Nine accidents involving motorless vehicles resulting in traumatic injuries have been reported from the beginning of the semester through Oct. 21. Eight of those involved skateboards. These numbers don’t account for the numerous incidents that have gone unreported.
According to San Diego State interim Chief of Police Lamine Secka, riding skateboards is illegal on campus. However, many students refuse to recognize this law, resulting in accidents and unnecessary confrontation with campus police, Secka said.
Some students, such as teaching-credential student Mariana Lara, feel unsafe on campus because they constantly worry about a skateboarder hitting them. Lara said she always looks both ways, but still doesn’t feel at ease.
“There needs to be something that enforces the rule of ‘no skateboarding,’” Lara said.
The bike lane was established two years ago. SDSU Associated Students put up a banner to advertise that no skateboards were allowed, Secka said. The banner was stolen within days of its placement on Love Library’s exterior.
Mechanical engineering senior Adnan Ansar was involved in an accident about a month ago that caused him to suffer a severed artery in his arm. He was riding at night near the Chapultepec Residence Hall on campus when he hit a pothole, fell and landed on broken glass. However, incidents like this aren’t typical; most result in head injury.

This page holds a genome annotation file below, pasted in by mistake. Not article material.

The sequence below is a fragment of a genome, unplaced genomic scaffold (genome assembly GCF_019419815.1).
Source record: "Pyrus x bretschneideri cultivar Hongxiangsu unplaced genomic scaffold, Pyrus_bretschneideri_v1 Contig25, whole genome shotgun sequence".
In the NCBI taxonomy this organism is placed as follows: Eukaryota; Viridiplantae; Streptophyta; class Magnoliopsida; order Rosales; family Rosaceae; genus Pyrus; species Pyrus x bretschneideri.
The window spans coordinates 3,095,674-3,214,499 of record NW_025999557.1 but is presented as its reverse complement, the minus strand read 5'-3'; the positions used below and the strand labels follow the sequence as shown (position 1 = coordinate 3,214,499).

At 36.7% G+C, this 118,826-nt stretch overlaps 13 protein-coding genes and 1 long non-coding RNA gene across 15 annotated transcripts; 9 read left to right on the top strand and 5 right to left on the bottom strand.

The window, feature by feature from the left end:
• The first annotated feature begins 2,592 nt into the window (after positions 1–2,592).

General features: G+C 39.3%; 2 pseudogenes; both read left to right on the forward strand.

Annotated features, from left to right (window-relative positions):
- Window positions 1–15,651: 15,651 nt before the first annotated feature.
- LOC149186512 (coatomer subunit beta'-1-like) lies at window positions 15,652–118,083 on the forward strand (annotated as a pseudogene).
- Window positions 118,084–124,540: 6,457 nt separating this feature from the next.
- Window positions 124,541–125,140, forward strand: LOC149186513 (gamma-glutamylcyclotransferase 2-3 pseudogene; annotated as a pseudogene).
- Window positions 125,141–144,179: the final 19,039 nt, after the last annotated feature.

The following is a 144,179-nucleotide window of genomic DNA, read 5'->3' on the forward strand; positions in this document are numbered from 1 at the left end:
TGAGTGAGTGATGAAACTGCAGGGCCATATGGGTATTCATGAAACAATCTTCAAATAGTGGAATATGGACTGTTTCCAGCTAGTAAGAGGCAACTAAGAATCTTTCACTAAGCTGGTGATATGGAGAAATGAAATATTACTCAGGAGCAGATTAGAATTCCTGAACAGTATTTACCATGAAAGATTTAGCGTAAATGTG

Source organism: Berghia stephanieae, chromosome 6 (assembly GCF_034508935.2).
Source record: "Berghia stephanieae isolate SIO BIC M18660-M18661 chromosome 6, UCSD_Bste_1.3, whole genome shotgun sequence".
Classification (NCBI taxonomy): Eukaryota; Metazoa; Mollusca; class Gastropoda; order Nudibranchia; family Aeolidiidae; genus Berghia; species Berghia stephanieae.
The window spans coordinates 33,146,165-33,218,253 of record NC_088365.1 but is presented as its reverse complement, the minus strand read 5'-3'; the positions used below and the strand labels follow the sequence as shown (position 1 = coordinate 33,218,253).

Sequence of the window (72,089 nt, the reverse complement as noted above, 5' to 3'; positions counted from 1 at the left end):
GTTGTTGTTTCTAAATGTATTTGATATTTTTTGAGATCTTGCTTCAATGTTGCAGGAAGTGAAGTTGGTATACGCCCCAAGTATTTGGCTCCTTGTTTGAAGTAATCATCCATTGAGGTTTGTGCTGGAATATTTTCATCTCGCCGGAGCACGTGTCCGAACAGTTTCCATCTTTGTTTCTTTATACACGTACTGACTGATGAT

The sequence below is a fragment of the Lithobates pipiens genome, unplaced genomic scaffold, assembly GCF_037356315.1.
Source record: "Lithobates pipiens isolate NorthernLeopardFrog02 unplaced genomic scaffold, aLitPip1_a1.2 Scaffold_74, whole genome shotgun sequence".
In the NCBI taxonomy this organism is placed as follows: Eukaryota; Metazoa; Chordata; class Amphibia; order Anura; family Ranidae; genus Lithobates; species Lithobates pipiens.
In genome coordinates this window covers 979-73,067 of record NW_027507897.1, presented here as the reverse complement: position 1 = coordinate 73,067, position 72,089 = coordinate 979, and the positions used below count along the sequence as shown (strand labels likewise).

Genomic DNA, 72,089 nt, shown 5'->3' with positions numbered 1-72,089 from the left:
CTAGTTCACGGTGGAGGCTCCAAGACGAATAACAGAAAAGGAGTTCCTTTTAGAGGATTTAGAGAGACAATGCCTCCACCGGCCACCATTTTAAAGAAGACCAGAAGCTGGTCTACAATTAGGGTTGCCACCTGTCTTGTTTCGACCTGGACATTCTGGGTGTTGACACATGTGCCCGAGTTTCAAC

Ansar said despite his accident, he still thinks skateboarding should be legal on campus.
“I think it is ridiculous that other forms of transportation are legal on campus, but skateboarding is illegal,” Ansar said.
Past efforts proposing to A.S. that skateboards be permitted on campus have been turned down.
According to San Diego’s municipal code, skateboards are not to be ridden on sidewalks, which is what primarily makes up SDSU’s walkways.
Art and biology junior Bradley Brahy said he saw three people fall off a skateboard last week.
“(Riding) outside of the bike lane is unsafe,” Brahy said. “It’s bothersome. They get in the way, I get in the way; I just try to avoid them.”
SDSU police officers usually give warnings and do not cite a skateboarder right away, but sometimes riders become confrontational.
“We are trying to promote green alternate modes of transportation,” Secka said. “Riding a skateboard is a low priority crime but it escalates.”
The University Senate approved a new policy last year that has yet to be approved by President Elliot Hirshman because it interferes with the “working conditions for campus staff,” University Senate Chair Bill Eadie said. The policy will be brought to the California State University Chancellor’s Office.
Currently, the University Senate policy states that “skateboards, roller skates, bicycles, and similar personal wheeled conveyances may only be operated on streets and designated paths.” However, there are no designated paths for skateboards on campus.
Photo by Chelsea Massey, staff photographer